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The Importance of SafeTALK

by Lindsay Grisebach
Helping Hands
 

*trigger warning: suicide*

A few weeks back, we published a blog about Mental Health First Aid certification, giving a brief overview of its importance, how to sign up, and what vital information you will learn.

Another workshop offered locally is called SafeTALK. The “Safe” stands for “Suicide Alertness for Everyone” which is the basis of the workshop, while the “TALK” is an acronym to help people become “suicide aware”.

In this half-day training, participants learn the steps of recognizing and intervening with a person is experiencing thoughts of suicide, using the “Talk” acronym. These steps can be taken by anyone, and you may even help to save a life by being aware of their importance.

TELL: The first step of becoming suicide aware isn’t always easy. There are times when people approach a loved one and tell them straight out that they are having thoughts of suicide. Most of the time though, this isn’t the case. Being aware of what people are thinking, or other ways they may be trying to tell you what’s going on is vital. These might include withdrawing from friends and family, getting affairs in order, missing work or school, and not enjoying activities the same way they used to.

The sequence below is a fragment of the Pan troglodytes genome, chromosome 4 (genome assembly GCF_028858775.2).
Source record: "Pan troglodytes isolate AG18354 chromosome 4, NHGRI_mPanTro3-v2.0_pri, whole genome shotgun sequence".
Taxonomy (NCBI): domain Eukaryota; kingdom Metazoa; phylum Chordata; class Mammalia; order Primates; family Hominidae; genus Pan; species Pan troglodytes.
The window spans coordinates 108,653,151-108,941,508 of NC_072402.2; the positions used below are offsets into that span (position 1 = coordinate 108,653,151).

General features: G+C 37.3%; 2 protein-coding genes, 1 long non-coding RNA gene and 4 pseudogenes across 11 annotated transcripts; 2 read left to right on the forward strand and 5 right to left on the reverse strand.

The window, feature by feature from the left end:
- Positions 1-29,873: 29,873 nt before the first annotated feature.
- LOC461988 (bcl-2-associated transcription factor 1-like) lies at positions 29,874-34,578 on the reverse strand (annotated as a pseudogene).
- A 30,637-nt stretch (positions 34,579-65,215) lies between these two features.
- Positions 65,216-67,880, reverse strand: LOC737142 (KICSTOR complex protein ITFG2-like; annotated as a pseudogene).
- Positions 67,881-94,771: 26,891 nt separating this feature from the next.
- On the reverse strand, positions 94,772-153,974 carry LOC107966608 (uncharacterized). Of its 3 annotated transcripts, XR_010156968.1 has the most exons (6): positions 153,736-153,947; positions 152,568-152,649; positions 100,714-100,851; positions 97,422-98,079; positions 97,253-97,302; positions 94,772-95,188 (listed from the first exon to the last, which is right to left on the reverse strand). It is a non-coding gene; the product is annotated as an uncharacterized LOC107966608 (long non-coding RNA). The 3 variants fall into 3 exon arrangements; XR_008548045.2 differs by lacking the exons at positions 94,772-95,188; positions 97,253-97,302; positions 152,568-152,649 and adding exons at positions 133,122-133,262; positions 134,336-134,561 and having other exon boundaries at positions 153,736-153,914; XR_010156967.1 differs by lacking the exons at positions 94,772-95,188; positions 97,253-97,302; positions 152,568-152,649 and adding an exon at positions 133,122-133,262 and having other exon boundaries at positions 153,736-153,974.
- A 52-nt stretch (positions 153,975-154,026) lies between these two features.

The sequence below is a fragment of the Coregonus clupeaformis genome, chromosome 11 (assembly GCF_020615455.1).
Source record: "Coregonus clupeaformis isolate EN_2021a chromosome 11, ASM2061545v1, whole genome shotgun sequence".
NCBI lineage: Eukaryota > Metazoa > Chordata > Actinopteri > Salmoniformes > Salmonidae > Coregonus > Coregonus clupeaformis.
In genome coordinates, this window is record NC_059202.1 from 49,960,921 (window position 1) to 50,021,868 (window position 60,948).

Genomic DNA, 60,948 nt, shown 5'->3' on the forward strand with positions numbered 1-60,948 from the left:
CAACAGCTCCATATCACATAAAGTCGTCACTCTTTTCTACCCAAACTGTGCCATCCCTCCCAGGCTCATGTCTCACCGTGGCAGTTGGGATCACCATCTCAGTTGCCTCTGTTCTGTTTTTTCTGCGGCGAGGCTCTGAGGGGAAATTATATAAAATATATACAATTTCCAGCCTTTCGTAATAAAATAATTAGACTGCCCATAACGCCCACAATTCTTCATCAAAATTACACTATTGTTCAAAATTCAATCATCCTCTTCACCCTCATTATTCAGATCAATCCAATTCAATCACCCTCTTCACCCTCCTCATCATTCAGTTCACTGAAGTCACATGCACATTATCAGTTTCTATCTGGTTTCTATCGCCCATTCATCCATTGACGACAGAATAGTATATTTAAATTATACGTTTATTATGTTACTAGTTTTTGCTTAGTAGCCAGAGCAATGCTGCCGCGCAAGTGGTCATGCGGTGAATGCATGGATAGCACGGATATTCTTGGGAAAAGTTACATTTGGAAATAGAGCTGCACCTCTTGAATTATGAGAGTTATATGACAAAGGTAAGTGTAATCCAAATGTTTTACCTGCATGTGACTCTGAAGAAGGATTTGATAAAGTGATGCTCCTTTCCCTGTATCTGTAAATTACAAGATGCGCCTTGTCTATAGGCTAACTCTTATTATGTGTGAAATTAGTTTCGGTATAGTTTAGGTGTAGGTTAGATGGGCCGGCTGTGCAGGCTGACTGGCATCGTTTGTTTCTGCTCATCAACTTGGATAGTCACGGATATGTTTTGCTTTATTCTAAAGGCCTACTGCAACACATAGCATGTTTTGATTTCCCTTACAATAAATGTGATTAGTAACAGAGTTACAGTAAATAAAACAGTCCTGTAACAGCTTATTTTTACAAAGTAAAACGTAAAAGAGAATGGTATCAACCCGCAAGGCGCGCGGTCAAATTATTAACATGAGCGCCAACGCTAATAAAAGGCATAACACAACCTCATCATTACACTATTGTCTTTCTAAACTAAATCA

Alternatively, there may be a sudden change in mood, going quickly from depressed to elated. This is different from a gradual improvement in mood of someone who is recovering, and could mean they may have made the decision to end their life.

ASK: The wording of this step is very important. If you think someone you know may be considering suicide, you need to ask them, “Are you considering suicide?” Make sure your tone suggests that you support them and genuinely want to know the answer, and aren’t judgmental or hoping they will say ‘no’. This is a difficult question to ever have to ask, but know that it is very important. Asking it plainly is proven to be helpful rather than triggering as some may fear it to be.

LISTEN: This step seems so simple and self-explanatory, but it can be difficult to do. After someone has told you that they are considering suicide, listen to them. Make eye contact, don’t be distracted by your phone or interrupt them, and most importantly, don’t try to fix their problems. Just listen to what they have to say and how they are feeling.

KEEP SAFE: This final step is arguably the most important. Not only does it mean keep yourself out of harm’s way, but it means keep the individual safe from harming themselves, until you can make a “keep safe connection”. In other words, physically get them to a trained health care professional, tell them the person is thinking of suicide and any other important information, and don’t leave them alone under any circumstances until that has been done.

These steps may seem overwhelming, but similar to medical first aid, just knowing what to look out for and what to do will save lives, even if you hope you never have to use it.

For more information on SafeTALK or to sign up for a workshop, click here. If you or someone you know is in crisis, visit Front Door, or call Here24/7, or Teen/Kids Help Phone.